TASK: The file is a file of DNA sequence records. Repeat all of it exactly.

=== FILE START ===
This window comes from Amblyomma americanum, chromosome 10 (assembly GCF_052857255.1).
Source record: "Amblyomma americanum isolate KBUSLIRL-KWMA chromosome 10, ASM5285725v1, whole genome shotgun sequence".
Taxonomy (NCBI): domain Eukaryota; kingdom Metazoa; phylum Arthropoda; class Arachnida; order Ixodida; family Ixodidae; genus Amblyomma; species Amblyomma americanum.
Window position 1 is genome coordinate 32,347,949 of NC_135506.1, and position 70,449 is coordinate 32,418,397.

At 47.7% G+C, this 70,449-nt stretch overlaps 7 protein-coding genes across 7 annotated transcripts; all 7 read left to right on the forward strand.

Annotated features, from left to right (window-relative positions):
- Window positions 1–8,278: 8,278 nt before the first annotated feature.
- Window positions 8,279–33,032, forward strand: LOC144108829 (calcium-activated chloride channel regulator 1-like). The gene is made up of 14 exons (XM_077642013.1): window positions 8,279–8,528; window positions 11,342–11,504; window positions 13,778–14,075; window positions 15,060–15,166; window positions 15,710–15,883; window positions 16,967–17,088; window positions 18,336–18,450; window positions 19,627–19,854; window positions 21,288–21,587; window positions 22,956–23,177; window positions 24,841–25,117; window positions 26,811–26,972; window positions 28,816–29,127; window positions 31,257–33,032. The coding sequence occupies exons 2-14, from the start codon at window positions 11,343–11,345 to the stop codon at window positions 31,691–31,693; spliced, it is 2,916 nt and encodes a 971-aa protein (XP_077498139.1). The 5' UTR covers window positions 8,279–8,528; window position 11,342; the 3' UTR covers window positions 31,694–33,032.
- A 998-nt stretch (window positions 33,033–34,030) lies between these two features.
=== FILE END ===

This window comes from Amblyomma americanum, chromosome 10 (assembly GCF_052857255.1).
Source record: "Amblyomma americanum isolate KBUSLIRL-KWMA chromosome 10, ASM5285725v1, whole genome shotgun sequence".
Taxonomy (NCBI): domain Eukaryota; kingdom Metazoa; phylum Arthropoda; class Arachnida; order Ixodida; family Ixodidae; genus Amblyomma; species Amblyomma americanum.
Window position 1 is genome coordinate 32,347,949 of NC_135506.1, and position 70,449 is coordinate 32,418,397.

At 47.7% G+C, this 70,449-nt stretch overlaps 7 protein-coding genes across 7 annotated transcripts; all 7 read left to right on the forward strand.

Annotated features, from left to right (window-relative positions):
- Window positions 1–8,278: 8,278 nt before the first annotated feature.
- Window positions 8,279–33,032, forward strand: LOC144108829 (calcium-activated chloride channel regulator 1-like). The gene is made up of 14 exons (XM_077642013.1): window positions 8,279–8,528; window positions 11,342–11,504; window positions 13,778–14,075; window positions 15,060–15,166; window positions 15,710–15,883; window positions 16,967–17,088; window positions 18,336–18,450; window positions 19,627–19,854; window positions 21,288–21,587; window positions 22,956–23,177; window positions 24,841–25,117; window positions 26,811–26,972; window positions 28,816–29,127; window positions 31,257–33,032. The coding sequence occupies exons 2-14, from the start codon at window positions 11,343–11,345 to the stop codon at window positions 31,691–31,693; spliced, it is 2,916 nt and encodes a 971-aa protein (XP_077498139.1). The 5' UTR covers window positions 8,279–8,528; window position 11,342; the 3' UTR covers window positions 31,694–33,032.
- A 998-nt stretch (window positions 33,033–34,030) lies between these two features.